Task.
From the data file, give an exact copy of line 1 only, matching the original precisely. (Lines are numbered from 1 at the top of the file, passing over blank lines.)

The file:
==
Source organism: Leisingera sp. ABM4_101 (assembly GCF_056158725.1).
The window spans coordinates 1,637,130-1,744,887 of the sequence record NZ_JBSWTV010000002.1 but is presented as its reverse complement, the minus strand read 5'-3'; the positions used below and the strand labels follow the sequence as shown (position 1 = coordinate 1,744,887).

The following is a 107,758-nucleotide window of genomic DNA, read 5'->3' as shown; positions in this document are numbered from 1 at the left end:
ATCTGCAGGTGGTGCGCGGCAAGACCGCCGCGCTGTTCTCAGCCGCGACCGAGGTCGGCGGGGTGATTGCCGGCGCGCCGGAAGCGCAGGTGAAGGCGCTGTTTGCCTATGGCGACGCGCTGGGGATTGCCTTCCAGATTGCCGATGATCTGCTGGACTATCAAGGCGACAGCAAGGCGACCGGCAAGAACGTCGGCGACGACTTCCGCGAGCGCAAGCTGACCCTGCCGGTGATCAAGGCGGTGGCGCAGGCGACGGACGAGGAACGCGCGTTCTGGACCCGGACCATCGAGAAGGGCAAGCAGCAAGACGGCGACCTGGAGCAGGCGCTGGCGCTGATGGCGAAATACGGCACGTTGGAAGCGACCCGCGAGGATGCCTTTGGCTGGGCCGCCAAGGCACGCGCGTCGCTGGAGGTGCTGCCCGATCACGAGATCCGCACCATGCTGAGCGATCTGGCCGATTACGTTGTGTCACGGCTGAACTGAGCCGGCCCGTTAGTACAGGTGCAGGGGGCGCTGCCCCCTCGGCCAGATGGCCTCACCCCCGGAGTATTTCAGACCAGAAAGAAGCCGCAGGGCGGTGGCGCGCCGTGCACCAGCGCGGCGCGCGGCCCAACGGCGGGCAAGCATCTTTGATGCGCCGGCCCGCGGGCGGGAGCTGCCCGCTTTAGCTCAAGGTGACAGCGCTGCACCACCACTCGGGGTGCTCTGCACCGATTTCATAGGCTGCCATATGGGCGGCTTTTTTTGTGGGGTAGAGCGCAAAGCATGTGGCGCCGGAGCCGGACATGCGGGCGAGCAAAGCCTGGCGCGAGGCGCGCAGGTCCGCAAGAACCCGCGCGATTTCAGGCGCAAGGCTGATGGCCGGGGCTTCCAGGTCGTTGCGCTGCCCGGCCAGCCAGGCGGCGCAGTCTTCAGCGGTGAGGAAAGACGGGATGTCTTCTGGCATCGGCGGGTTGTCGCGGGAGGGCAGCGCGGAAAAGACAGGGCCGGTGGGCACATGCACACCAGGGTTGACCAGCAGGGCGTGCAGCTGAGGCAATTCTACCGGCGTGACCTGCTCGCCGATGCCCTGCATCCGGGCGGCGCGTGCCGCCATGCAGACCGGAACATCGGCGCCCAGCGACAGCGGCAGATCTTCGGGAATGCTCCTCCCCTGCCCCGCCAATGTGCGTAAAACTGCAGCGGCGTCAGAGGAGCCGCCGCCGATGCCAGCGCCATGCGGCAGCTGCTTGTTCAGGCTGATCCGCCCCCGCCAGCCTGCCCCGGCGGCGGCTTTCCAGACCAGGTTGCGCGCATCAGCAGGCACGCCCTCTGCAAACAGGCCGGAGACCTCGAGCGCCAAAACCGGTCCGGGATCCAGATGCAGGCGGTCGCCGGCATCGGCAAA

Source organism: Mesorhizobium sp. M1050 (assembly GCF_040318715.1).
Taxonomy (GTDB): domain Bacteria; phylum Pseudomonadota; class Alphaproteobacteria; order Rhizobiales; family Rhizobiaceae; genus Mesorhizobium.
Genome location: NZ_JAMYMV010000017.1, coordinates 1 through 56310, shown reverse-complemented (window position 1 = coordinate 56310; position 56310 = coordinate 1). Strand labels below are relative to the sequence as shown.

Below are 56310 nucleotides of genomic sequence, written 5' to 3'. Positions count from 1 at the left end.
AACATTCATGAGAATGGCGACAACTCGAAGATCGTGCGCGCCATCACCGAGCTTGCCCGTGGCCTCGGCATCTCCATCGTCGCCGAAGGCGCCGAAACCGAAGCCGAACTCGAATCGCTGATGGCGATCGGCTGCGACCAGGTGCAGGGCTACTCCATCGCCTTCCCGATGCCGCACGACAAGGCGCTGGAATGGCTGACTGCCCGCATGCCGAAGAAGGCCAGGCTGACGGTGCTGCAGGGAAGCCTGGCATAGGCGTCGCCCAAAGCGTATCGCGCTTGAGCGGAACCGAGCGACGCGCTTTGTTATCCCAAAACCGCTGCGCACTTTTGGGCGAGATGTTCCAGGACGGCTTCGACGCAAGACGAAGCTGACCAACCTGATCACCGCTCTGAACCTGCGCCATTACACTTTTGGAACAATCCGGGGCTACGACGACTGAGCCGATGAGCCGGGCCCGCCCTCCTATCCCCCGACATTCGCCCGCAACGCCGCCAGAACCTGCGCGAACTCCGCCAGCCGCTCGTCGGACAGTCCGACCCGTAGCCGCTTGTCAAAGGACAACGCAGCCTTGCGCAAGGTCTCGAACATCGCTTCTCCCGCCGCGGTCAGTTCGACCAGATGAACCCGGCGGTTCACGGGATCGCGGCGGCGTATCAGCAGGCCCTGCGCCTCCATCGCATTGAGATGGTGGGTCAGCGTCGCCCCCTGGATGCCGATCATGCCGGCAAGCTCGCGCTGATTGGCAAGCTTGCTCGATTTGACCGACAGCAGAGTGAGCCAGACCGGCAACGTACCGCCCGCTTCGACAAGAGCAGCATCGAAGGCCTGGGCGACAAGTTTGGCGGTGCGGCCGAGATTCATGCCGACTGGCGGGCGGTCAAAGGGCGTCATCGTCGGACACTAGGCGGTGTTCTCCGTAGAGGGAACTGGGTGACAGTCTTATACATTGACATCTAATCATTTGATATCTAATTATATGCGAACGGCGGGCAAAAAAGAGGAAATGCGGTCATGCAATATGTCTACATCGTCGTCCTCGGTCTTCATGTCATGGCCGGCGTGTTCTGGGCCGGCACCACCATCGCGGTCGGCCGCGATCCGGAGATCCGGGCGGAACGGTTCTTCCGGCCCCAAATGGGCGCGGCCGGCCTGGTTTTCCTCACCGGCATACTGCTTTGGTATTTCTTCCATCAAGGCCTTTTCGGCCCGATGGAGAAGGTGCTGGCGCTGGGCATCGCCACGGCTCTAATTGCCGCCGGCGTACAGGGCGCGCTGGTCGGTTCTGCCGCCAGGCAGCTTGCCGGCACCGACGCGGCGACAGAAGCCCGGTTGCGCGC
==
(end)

Source organism: Leisingera sp. ABM4_101 (assembly GCF_056158725.1).